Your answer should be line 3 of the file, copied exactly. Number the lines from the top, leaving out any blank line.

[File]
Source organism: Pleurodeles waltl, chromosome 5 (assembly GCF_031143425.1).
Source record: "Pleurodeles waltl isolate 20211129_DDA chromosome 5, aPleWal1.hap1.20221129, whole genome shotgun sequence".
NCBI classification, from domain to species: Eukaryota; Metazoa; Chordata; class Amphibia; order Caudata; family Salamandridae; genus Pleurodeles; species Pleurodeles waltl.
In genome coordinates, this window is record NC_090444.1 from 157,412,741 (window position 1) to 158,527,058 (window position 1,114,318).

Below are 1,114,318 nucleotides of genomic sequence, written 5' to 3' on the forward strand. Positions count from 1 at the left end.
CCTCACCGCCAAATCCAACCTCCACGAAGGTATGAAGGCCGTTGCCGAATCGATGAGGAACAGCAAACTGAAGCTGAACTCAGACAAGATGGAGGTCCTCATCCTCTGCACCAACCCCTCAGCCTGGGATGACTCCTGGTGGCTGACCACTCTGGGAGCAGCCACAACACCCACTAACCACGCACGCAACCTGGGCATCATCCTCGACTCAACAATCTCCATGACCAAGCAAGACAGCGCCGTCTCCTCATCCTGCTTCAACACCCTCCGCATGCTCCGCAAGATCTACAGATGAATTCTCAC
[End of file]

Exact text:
NCBI classification, from domain to species: Eukaryota; Metazoa; Chordata; class Amphibia; order Caudata; family Salamandridae; genus Pleurodeles; species Pleurodeles waltl.